Vaccine recipients were observed for 30 min after each immunization and returned on days 2, 7, 14 and 28 for follow-up. Solicited adverse events were recorded by direct questioning on days 0, 2, 7, 10, 14 and 28 following the first and second immunizations and on days 0, 2, 7, 10 and 14 following the third immunization, and by a diary card filled out days 1 through 7 after each immunization to record oral temperature. Solicited adverse events were malaise, fatigue, fever (subjective), chills, rigors, headache, dizziness, myalgia, arthralgia, cough, nausea, vomiting, abdominal pain and dark urine while unsolicited adverse events were identified by the open-ended question, “Have you experienced any other symptoms?” The injection sites were observed for tenderness, swelling, warmth, induration and erythema. Associated axillary lymphadenopathy and limitation of arm movement were also assessed by examination. Safety labs were measured on D0, 2, 7, 14 and 28, and included complete blood count (CBC), urine analysis and blood chemistries (same as for screening, see above). These safety labs were repeated again on day 49 after the last vaccination. An autoimmunity panel (anti-dsDNA ELISA, anti-hGM-CSF) was measured on day 28 after each vaccination and in some volunteers at 24 and 52 weeks after the last vaccination. Hemoglobin A1C, first performed at screening, was repeated at 7 weeks after the last immunization. Monitoring for serious adverse events was conducted throughout the trial (hospitalization, persistent or significant disability, life threatening events such that failure to intervene could result in hospitalization or death).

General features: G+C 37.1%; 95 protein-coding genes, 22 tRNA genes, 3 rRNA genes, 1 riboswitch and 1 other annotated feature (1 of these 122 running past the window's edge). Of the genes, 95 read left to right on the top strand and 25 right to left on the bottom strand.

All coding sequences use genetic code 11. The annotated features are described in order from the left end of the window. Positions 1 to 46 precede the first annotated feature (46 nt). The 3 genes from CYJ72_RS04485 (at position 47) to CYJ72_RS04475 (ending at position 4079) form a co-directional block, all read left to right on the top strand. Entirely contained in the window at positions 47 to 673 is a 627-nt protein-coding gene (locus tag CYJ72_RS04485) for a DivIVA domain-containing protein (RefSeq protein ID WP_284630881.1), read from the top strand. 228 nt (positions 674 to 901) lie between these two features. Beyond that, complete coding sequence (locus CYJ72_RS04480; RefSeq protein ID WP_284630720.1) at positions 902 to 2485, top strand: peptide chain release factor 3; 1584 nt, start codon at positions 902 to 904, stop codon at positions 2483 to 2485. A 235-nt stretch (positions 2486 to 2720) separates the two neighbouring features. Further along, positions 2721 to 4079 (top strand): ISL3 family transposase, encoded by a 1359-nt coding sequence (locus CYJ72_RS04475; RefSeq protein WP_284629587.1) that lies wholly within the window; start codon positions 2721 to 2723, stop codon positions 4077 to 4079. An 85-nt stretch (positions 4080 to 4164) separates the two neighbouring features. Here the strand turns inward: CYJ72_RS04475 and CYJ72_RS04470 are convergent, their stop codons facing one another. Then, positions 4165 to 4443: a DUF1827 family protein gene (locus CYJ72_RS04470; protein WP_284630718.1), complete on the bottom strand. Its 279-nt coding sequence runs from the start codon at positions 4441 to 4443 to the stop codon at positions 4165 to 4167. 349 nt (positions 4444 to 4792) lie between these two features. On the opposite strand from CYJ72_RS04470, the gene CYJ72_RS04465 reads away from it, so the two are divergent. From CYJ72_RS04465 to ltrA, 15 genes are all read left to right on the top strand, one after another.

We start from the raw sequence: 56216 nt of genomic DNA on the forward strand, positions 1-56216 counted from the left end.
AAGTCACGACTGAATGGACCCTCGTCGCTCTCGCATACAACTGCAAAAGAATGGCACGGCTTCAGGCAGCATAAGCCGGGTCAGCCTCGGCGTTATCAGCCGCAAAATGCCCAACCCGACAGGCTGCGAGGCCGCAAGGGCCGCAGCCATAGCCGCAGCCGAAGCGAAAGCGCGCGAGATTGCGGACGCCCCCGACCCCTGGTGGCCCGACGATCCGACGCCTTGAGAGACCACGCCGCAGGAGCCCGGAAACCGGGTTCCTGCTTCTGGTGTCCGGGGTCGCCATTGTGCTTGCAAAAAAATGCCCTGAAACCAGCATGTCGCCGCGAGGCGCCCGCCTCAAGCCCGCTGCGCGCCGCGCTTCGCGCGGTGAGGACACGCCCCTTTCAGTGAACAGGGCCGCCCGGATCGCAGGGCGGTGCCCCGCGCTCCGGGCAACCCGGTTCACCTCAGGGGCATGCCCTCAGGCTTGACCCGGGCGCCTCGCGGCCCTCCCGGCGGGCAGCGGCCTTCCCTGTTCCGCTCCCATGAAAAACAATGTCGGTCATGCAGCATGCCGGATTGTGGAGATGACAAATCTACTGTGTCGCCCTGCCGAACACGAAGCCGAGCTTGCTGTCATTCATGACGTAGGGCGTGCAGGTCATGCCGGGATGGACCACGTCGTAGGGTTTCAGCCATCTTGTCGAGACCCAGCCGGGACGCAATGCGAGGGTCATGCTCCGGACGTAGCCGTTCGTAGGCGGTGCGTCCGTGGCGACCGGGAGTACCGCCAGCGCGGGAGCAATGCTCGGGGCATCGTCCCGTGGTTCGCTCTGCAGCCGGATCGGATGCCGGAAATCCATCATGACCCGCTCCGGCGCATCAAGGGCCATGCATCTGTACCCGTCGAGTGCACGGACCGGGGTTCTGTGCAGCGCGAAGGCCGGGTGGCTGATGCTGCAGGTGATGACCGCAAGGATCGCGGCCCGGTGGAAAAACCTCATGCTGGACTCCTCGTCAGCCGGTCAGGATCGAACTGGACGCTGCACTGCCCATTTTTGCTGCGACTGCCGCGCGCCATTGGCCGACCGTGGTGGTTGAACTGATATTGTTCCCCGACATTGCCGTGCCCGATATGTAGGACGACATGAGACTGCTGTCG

Local adverse events were graded according to specific criteria (NCI Common Toxicity Criteria Version 2.0)88 Systemic adverse events were graded as mild (no interference with the activities of daily living, no intervention required), moderate (minimal intervention required to increase comfort and to carry out the daily activities) or severe (preventing daily activities). Each adverse event was classified as definitely (temporal relationship, no alternate etiology), probably (temporal relationship and alternative etiology apparent but less likely), possibly (temporal relationship but alternative etiology more likely) related or unrelated (no temporal relationship or definitive alternative diagnosis) to vaccine administration, and was made according to the principal investigator’s medical judgment in coordination with other physicians evaluating the adverse event.